Zapata met her traveling companions at the gym in Jülich, and she spent a lot of her free time with them.  “Everything in Germany is closed on Sundays, so I had a lot of time to myself,” she said.  “We went backpacking, and we learned a lot about different cultures.”

Besides experiencing a new culture, Zapata gained valuable experience in chemical engineering. “Doing research in Germany was great,” she said. “The system of doing research at the German national lab is totally different from our campus.”

The German lab offered her access to many resources that aren’t available on Rochester’s campus.  She learned how to operate new machines that are directly relevant to her field of research, and she learned from the more experienced researchers with whom she worked.

“My supervisor was amazing.  He taught me a lot and he was always helpful.”  Zapata was able to request microscope images from technicians, so she spent more time focusing on her research.  “I had more freedom to do what I think could work,” she said.  “I felt that my ideas were important for the group, and that my voice was heard.”

Zapata was pleased to discover that her peers and co-workers always supported each other and spent time together outside of work.  Everyone in her research group ate lunch together during the week, and after lunch they shared coffee time.  “It was great because we could talk about our different projects there,” she said.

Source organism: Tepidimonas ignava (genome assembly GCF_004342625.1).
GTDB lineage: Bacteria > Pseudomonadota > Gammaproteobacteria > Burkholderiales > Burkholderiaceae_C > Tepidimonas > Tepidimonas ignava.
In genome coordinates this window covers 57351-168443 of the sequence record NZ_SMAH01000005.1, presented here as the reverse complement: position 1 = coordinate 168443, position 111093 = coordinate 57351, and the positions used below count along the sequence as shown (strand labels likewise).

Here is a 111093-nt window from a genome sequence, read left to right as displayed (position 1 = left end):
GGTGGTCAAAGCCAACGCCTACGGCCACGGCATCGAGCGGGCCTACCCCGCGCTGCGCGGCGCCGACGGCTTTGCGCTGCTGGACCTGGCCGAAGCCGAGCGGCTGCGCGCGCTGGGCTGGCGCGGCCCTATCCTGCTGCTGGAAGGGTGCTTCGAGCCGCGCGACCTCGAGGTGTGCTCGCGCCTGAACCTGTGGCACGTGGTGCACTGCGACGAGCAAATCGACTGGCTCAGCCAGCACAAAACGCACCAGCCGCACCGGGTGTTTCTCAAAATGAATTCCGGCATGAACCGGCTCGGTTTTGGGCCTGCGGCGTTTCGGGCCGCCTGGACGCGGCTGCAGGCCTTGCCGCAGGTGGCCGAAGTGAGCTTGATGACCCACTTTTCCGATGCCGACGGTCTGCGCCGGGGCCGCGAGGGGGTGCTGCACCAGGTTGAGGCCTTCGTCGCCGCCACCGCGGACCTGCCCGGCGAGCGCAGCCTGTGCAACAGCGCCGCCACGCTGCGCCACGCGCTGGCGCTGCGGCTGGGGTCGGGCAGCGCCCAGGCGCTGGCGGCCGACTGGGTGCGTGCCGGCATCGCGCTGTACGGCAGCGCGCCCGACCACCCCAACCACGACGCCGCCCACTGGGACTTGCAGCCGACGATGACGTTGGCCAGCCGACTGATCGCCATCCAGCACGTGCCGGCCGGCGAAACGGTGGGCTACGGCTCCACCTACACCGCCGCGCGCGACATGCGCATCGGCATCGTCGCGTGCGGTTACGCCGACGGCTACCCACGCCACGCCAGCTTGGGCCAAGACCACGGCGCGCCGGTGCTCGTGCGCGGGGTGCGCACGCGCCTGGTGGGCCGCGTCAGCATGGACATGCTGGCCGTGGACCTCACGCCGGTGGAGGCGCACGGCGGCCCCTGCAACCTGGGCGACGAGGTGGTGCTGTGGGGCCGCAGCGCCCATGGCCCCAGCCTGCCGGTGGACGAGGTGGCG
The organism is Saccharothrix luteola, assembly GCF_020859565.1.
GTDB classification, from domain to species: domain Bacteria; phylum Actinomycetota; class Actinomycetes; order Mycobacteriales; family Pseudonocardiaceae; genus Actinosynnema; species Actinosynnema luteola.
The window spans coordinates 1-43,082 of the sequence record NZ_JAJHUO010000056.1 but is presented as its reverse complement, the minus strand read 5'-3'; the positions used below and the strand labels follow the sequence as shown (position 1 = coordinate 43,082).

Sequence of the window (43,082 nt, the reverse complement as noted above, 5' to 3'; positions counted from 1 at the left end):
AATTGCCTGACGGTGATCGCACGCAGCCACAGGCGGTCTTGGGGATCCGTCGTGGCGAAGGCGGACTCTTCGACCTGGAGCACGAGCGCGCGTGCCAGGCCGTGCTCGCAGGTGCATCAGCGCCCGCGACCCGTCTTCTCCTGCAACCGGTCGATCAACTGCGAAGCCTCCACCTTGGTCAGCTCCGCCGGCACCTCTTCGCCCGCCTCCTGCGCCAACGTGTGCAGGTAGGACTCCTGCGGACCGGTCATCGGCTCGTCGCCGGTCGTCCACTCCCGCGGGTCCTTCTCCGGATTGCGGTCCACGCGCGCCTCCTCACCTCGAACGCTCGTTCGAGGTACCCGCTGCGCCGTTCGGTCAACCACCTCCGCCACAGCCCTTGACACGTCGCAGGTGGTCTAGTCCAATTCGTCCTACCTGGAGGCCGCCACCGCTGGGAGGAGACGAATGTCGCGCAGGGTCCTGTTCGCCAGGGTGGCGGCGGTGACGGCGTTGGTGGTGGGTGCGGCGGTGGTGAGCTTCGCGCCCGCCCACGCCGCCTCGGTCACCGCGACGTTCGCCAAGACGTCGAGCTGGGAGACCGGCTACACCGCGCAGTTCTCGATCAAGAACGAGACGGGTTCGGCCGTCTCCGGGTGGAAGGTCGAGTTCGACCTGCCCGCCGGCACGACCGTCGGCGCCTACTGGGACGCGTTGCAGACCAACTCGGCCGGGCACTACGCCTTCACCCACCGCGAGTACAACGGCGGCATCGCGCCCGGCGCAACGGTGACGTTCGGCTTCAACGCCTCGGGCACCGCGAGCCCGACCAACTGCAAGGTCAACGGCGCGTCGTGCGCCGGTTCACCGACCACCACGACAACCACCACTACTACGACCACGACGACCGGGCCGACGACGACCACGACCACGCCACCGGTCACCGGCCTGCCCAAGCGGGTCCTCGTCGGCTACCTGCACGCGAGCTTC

The program provided Zapata with a $6,500 stipend throughout her stay for her work in the research lab.  The lodging was free and the flight was free, so she only paid for food and personal expenses during her time abroad.  “It’s a great way to go and explore Europe, even if you don’t want to spend a lot of money,” she said.

Zapata hopes to return to Germany after she earns her undergraduate degree.  “They told me that I can get a masters degree in engineering in a year and a half,” she said.  “Now, I am sure that I want to do my masters in Germany!”

Read More About Rochester Students Who Traveled Abroad Through Fellowships

Photo courtesy of Maria Zapata.

Modern Languages & Cultures Department Honors Book Award Recipients

Dept. of Modern Languages and Cultures – On May 3, 2012, the Department of Modern Languages and Cultures hosted the 2012 Book Awards where they lauded students studying a variety of languages. The students that were presented with the book awards are as follows:

French: Kriti Thapa ’14, Emma Alperin ’15, Rebecca Herlich ’14, Christopher Nishimura ’15

Japanese: Jonathan Budnik ’14, Cameron La Point ’13, Valerie Mueller ’14

German: Kathryn Conheady ’15, Leslie Gordon ’13, Veronica Price ’13

Comparative Literature: Hannah Chute ’14, Laura Dolan ’13, Olivia Earle ’13

Russian Studies: Kathleen Dickson ’14, Eric Hand ’14

Italian: Philip Sutera ’14, Ke Xiang ’14, Simone Zehren ’14

Chinese: Carolyn Magri ’13, Quinlan Mitchell ’13, Cihangir Okuyan ’12, Emily Slack ’12

Russian: Zhao Li ’14 May Zhee Lim ’14, Yiyang Zhu ’14